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The Canterbury Tales and Other Works of Chaucer (Middle English), by Geoffery Chaucer, [14th cent.], at

The Shorter Poems

A Complaint to His Lady

 The longe nightes, whan every creature
 Shulde have hir rest in somwhat as by kynde,
 Or elles ne may hir lif nat longe endure,
 Hit falleth most into my woful mynde
 How I so fer have broght myself behynde
 That, sauf the deeth, ther may nothyng me lisse,
 So desespaired I am from alle blisse.
 This same thoght me lasteth til the morwe
 And from the morwe forth til hit be eve;
10 Ther nedeth me no care for to borwe,
 For bothe I have good leyser and good leve;
 Ther is no wyght that wol me wo bereve
 To wepe ynogh and wailen al my fille;
 The sore spark of peyne now doth me spille.
 This Love, that hath me set in such a place
 That my desir [he] nevere wol fulfille,
 For neither pitee, mercy, neither grace
 Can I nat fynde, and yit my sorwful herte
 For to be deed I can hit nought arace.
20 The more I love, the more she doth me smerte,
 Thourgh which I see withoute remedye
 That from the deeth I may no wyse asterte.
 Now sothly what she hight I wol reherse:
 Hir name is Bountee set in womanhede,
 Sadnesse in youthe and Beautee prydelees
 And Plesaunce under governaunce and drede;
 Hir surname is eek Faire Rewthelees
 The Wyse, yknit unto Good Aventure,
 That, for I love hir, she sleeth me giltelees.
30 Hir love I best, and shal, whyl I may dure,
 Bet than myself an hundred thousand deel,
 Than al this worldes richesse or creature.
 Now hath not Love me bestowed weel
 To love ther I never shal have part?
 Allas, right thus is turned me the wheel,
 Thus am I slayn with Loves fyry dart!
 I can but love hir best, my swete fo;
 Love hath me taught no more of his art
 But serve alwey and stinte for no wo.
40 In my trewe [and] careful herte ther is
 So moche wo and [eek] so litel blis
 That wo is me that ever I was bore;
 For al that thyng which I desyre I mis
 And al that ever I wolde not ywis,
 That finde I redy to me evermore;
 And of al this I not to whom me pleyne.
 For she that mighte me out of this brynge
 Ne reccheth nought whether I wepe or synge,
 So litel rewthe hath she upon my peyne.
50 Allas! Whan slepyng-tyme is than I wake,
 Whan I shulde daunce, for fere, lo, than I quake.
 This hevy lif I lede, lo, for your sake
 Thogh ye therof in no wyse hede take,
 Myn hertes lady and hool my lyves quene.
 For trewly durste I seye as that I fele,
 Me semeth that your swete herte of stele
 Is whetted now ageynes me to kene.
 My dere herte and best beloved fo,
 Why lyketh yow to do me al this wo?
60 What have I doon that greveth yow or sayd,
 But for I serve and love yow and no mo?
 And while I lyve I wol ever do so,
 And therfor, swete, ne beth nat yvel apayd.
 For so good and so fair as ye be
 Hit were right gret wonder but ye hadde
 Of alle servantes, bothe of goode and badde;
 And leest worthy of alle hem, I am he.
 But nevertheles, my righte lady swete,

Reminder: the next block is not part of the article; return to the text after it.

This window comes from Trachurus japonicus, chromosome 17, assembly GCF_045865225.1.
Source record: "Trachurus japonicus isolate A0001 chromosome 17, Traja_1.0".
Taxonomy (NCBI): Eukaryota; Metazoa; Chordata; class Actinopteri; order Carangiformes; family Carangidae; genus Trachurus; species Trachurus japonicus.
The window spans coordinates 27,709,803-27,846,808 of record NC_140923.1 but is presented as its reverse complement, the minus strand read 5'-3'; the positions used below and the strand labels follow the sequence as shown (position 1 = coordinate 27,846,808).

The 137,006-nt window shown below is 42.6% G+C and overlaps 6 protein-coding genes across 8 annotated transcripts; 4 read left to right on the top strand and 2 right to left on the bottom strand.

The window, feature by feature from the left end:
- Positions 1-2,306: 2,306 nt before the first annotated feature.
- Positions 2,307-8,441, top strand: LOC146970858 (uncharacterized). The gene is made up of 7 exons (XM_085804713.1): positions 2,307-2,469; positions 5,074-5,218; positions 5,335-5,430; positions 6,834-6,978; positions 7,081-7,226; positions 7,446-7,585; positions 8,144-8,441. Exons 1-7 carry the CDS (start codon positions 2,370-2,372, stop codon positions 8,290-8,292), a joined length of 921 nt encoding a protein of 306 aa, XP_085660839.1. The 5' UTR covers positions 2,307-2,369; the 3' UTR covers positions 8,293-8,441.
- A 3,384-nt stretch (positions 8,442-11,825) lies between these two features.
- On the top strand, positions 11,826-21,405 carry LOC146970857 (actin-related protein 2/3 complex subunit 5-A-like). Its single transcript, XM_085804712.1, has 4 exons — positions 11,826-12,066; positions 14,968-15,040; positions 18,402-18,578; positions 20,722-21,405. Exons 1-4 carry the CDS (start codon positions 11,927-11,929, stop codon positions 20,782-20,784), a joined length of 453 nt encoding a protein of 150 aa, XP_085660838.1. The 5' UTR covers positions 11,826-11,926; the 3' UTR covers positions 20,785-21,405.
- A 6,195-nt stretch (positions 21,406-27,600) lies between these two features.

Thogh that I be unconnyng and unmete
70 To serve, as I coude best, ay your hynesse,
 Yit is ther noon fayner, that wolde I hete,
 Than I, to do yow ese, or elles bete
 What so I wiste that were to youre hevynesse;
 And hadde I myght as good as I have wille,
 Than shulde ye fele wher it were so or noon;
 For in this world livyng than is ther noon
 That fayner wolde your hertes wil fulfille.
 For bothe I love and eek drede yow so sore,
 And algates moot, and have doon yow, ful yore,
80 That bettre loved is noon ne never shal;
 And yit I wolde beseche yow of no more,
 But leveth wel and be not wrooth therfore,
 And lat me serve yow forth; lo, this is al.
 For I am not so hardy ne so wood,
 For to desire that ye shulde love me,
 For wel I wot -- allas -- that wil nat be;
 I am so litel worthy and ye so good.
 For ye be oon the worthiest on-lyve
 And I the most unlykly for to thryve,
90 Yit for al this, witeth ye right wele
 That ye ne shul me from your servyce dryve
 That I ne wil ay, with alle my wittes fyve,
 Serve yow trewly, what wo so that I fele.
 For I am set on yow in such manere
 That, thogh ye never wil upon me rewe,
 I moste yow love and been ever as trewe
 As any man can, or may, on-lyve [here].
 But the more that I love yow, goodly free,
 The lasse fynde I that ye loven me;
100 Allas, whan shal that harde wit amende?
 Wher is now al your wommanly pitee,
 Your gentilesse and your debonairtee?
 Wil ye nothyng therof upon me spende?
 And so hool, swete, as I am youres al,
 And so gret wil as I have yow to serve,
 Now certes, and ye lete me thus sterve,
 Yit have ye wonne theron but a smal.
 For at my knowyng I do nought why,
 And this I wol beseche yow hertely,
110 That ther ever ye fynde, whyles ye lyve,
 A trewer servant to yow than am I,
 Leveth thanne and sleeth me hardely,
 And I my deeth to yow wol al foryive.
 And if ye fynde no trewer verrayly,
 Wil ye suffre than that I thus spille
 And for no maner gilt but my good wille?
 As good were thanne untrewe as trewe to be.
 But I, my lyf and deeth, to yow obeye
 And with right buxom herte hooly I preye
120 As is your moste plesure, so doth by me;
 Wel lever is me liken yow and deye
 Than for to anythyng or thynke or seye
 That yow myghte offende in any tyme.
 And therfor, swete, rewe on my peynes smerte,
 And of your grace graunteth me som drope,
 For elles may me laste no blis ne hope,
 Ne dwelle within my trouble careful herte.

Next: The Complaint of Mars